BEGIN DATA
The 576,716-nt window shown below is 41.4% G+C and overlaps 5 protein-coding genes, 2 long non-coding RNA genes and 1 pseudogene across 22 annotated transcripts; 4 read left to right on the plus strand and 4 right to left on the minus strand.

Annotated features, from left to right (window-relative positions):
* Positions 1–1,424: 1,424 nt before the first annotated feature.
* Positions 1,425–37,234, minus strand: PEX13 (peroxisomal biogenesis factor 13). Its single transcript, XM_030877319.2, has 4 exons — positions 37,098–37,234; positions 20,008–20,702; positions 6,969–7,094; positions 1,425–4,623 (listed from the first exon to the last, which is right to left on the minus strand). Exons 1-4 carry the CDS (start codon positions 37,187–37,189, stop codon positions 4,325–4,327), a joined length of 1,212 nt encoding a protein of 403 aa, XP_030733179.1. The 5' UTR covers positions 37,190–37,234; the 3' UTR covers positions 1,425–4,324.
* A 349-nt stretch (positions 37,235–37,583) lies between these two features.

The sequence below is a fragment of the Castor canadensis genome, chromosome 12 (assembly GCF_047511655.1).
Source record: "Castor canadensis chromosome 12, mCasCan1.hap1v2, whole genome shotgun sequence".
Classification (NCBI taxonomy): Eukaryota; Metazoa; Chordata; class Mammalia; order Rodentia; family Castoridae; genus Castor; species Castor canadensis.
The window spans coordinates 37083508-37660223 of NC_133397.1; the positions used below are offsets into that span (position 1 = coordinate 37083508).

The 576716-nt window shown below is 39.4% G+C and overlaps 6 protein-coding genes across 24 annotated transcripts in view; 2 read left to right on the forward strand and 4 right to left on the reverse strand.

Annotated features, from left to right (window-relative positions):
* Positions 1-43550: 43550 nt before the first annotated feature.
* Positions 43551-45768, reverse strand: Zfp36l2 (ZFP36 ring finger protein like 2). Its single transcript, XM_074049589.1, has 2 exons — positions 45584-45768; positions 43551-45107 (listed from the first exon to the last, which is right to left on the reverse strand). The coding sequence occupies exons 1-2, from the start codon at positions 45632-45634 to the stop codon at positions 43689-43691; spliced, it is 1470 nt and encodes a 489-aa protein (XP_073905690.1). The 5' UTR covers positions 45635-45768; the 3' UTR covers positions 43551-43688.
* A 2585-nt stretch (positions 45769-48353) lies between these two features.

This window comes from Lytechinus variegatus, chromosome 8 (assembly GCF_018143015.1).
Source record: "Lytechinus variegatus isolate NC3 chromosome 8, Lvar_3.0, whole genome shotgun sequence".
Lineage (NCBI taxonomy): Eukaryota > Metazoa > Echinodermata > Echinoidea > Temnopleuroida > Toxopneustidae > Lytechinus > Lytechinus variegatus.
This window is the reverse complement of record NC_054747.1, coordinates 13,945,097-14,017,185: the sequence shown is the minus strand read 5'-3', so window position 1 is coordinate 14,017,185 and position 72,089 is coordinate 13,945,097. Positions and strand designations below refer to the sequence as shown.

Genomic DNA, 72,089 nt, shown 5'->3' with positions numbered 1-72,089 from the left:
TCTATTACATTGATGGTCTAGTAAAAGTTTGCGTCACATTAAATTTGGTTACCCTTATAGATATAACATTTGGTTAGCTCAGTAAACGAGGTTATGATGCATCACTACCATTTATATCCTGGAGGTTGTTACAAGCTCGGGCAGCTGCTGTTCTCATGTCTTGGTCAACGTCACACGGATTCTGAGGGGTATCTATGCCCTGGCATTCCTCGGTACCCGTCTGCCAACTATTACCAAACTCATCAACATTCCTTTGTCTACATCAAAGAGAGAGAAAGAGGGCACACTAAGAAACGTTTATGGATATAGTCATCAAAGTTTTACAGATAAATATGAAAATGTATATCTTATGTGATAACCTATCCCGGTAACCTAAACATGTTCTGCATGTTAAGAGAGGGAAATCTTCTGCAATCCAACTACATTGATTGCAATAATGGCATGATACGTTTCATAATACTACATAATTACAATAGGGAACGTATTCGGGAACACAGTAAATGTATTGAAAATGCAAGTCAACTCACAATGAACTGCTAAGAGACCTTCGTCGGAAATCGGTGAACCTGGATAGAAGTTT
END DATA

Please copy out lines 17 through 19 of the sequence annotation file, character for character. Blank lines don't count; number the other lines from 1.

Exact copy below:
Lineage (NCBI taxonomy): Eukaryota > Metazoa > Echinodermata > Echinoidea > Temnopleuroida > Toxopneustidae > Lytechinus > Lytechinus variegatus.
This window is the reverse complement of record NC_054747.1, coordinates 13,945,097-14,017,185: the sequence shown is the minus strand read 5'-3', so window position 1 is coordinate 14,017,185 and position 72,089 is coordinate 13,945,097. Positions and strand designations below refer to the sequence as shown.

Genomic DNA, 72,089 nt, shown 5'->3' with positions numbered 1-72,089 from the left: